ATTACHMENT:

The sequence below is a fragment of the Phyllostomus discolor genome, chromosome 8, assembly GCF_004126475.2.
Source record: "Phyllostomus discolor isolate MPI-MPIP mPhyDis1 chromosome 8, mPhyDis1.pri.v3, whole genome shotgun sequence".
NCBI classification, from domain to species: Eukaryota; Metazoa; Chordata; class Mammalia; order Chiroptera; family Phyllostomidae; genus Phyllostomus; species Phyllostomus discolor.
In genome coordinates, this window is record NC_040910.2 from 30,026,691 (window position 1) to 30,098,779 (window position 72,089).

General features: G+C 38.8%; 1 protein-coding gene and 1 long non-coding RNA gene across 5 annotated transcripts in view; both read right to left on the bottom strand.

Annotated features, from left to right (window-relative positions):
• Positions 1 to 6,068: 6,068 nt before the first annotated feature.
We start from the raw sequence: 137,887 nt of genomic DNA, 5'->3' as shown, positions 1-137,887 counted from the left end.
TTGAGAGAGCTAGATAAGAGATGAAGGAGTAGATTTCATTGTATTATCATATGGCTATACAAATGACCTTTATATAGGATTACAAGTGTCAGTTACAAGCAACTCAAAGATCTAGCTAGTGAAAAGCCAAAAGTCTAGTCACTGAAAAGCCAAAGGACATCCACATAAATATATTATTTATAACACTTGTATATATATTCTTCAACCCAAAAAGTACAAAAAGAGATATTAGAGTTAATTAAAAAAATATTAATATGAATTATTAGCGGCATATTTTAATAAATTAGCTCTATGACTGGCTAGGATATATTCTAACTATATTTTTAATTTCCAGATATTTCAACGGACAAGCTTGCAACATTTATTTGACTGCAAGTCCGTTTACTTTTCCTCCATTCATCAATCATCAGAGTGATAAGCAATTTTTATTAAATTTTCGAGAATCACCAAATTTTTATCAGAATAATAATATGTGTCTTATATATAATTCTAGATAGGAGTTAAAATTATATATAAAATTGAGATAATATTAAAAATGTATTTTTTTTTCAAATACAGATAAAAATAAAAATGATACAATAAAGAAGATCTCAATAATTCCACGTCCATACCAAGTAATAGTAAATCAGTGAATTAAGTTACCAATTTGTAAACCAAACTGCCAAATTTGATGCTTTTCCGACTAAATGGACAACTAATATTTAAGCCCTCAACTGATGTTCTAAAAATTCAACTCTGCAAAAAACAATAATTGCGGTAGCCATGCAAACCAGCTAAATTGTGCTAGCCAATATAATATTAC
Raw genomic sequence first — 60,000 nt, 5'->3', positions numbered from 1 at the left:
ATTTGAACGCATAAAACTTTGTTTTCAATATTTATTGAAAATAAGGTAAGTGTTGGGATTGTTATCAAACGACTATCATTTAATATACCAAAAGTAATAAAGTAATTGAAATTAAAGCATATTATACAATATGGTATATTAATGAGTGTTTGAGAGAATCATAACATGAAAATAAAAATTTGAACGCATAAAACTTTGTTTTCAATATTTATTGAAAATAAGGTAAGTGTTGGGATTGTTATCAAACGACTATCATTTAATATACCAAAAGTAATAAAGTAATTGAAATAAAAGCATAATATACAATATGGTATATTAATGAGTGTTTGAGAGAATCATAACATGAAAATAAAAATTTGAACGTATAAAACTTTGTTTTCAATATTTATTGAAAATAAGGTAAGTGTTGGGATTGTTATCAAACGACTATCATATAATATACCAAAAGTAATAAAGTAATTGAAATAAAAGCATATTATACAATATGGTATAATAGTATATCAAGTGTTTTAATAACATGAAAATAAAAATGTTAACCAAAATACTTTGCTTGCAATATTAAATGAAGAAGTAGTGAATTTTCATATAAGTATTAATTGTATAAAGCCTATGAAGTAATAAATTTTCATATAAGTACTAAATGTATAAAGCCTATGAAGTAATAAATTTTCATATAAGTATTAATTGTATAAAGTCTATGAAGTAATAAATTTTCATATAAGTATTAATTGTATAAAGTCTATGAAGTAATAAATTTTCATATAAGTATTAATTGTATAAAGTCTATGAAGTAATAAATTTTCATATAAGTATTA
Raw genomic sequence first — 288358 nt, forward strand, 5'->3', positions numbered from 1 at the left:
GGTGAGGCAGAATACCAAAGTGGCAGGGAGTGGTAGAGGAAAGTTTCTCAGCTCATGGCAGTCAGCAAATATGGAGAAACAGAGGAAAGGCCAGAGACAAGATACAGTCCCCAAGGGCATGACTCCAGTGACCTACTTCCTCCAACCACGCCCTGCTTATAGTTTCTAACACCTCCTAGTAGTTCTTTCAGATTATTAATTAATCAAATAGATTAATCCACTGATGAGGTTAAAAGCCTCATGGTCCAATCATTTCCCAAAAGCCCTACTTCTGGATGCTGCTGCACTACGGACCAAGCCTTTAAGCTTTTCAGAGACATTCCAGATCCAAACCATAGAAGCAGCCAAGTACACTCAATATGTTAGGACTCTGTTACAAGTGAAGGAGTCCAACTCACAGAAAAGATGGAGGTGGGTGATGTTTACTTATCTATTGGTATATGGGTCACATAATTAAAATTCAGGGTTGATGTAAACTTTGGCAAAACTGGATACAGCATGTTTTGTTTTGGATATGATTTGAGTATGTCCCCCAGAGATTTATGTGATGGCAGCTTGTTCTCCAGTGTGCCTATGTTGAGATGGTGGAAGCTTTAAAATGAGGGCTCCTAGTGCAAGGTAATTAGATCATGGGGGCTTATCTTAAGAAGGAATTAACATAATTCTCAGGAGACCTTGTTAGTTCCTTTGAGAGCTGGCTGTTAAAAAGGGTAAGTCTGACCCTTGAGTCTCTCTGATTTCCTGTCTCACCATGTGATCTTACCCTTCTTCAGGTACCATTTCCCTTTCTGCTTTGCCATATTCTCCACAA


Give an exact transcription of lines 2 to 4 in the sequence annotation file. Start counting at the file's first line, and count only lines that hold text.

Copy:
Source record: "Phyllostomus discolor isolate MPI-MPIP mPhyDis1 chromosome 8, mPhyDis1.pri.v3, whole genome shotgun sequence".
NCBI classification, from domain to species: Eukaryota; Metazoa; Chordata; class Mammalia; order Chiroptera; family Phyllostomidae; genus Phyllostomus; species Phyllostomus discolor.
In genome coordinates, this window is record NC_040910.2 from 30,026,691 (window position 1) to 30,098,779 (window position 72,089).